- It keeps the body comfortable not letting any system get all revved up out of balance with the other systems
- Helps in drug addiction withdrawal
- Creates rejuvenating effects
- It affects modulation of the immune system by several pathways
- Reduces stress hormones like cortisol
- Helps you regain and maintain your figure.
- Protects the mitochondria preventing disfunction or alteration in its behavior patterns
- Increases fertility
- Protects the heart
- Helps strengthen the Thyroid
- Helps normalize sleep
- Enhances muscle strength and recovery
- Helps maintain water balance in the body
- Aphrodisiac, especially in older people
- General health tonic (makes body tissues strong)
- Used as a stimulant
- Can modulate the production of melanin and so helps skin discolorations.
- Used on pimples, boils and carbuncles
- Helps constipated or flatulent colon
- Given with milk it could help emaciation in children
- Helps debility, from old age or injury for instance.
- Warms the body and unstagnates areas that are congested
- In combination with other things it is given for snake venom and scorpion stings.
So what do you think? Pretty impressive, right?
So we have two ancient healing systems the Ayurveda and Traditional Chinese Medicine that both have their champion herb ashwagandha and ginseng respectively. But lately there is a movement called Uber Nutrition that takes from both systems and they have been doing experiments with combining ginseng and ashwagandha together. They say they haven't found any problems combining them and are getting very good results.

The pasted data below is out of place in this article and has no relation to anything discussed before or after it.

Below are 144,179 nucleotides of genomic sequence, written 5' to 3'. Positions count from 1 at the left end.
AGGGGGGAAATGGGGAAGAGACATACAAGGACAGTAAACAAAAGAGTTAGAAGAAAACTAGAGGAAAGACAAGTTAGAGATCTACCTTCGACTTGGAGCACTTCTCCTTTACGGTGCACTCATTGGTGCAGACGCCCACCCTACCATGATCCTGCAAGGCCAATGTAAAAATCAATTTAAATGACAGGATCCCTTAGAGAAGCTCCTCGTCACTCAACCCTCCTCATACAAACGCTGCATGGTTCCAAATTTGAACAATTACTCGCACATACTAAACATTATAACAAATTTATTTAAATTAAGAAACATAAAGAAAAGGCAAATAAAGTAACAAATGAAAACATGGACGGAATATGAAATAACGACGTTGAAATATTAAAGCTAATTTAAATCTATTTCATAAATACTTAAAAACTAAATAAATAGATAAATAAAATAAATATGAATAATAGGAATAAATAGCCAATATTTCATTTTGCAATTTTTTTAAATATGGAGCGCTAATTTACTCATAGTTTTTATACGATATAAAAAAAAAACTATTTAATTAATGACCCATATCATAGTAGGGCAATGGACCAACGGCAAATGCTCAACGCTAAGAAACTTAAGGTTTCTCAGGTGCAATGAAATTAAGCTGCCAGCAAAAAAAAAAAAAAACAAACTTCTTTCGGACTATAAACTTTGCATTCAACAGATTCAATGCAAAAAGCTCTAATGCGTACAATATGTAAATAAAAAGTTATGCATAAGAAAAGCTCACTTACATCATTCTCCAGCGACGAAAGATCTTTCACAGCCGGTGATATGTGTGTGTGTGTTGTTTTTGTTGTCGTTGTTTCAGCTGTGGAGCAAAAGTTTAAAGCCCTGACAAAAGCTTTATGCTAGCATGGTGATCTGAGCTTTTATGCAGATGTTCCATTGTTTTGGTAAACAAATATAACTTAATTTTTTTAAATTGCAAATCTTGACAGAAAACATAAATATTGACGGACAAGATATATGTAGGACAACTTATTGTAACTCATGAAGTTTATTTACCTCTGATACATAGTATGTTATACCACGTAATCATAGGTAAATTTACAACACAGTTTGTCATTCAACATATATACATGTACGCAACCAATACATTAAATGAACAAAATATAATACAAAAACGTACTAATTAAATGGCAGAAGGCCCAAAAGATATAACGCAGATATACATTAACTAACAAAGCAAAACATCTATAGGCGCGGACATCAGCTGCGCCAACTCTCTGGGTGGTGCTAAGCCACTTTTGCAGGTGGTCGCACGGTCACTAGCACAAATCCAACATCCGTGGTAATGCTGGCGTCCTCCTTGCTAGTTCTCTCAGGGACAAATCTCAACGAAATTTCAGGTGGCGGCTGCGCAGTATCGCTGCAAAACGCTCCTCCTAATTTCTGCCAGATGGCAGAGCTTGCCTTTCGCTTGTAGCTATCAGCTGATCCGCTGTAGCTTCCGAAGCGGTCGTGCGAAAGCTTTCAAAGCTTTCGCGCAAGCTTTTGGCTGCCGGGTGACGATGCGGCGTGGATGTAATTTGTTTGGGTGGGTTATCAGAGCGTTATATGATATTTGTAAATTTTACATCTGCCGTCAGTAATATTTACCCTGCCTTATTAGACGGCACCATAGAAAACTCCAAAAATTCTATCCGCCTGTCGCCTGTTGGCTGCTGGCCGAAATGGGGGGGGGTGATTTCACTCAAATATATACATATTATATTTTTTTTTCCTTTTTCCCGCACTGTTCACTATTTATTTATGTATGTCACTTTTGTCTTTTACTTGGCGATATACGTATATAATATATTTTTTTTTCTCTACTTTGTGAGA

Well I think I will take the gradient approach and do one at a time before doing a combo, but if any of you are the courageous type please let us know your experience. Both our ashwagandha and our ginseng are top notch.
So in summary, ashwagandha is an Indian herb with adaptogenic powers to make you ready for anything. It enhances your mind, your muscles and your body systems. Our ashwagandha has organic black pepper added to increase your absorption of the ashwagandha into your system. You get 1200 mg per serving of pure organic ashwagandha and 20 mg of the organic black pepper per serving in vegan capsules.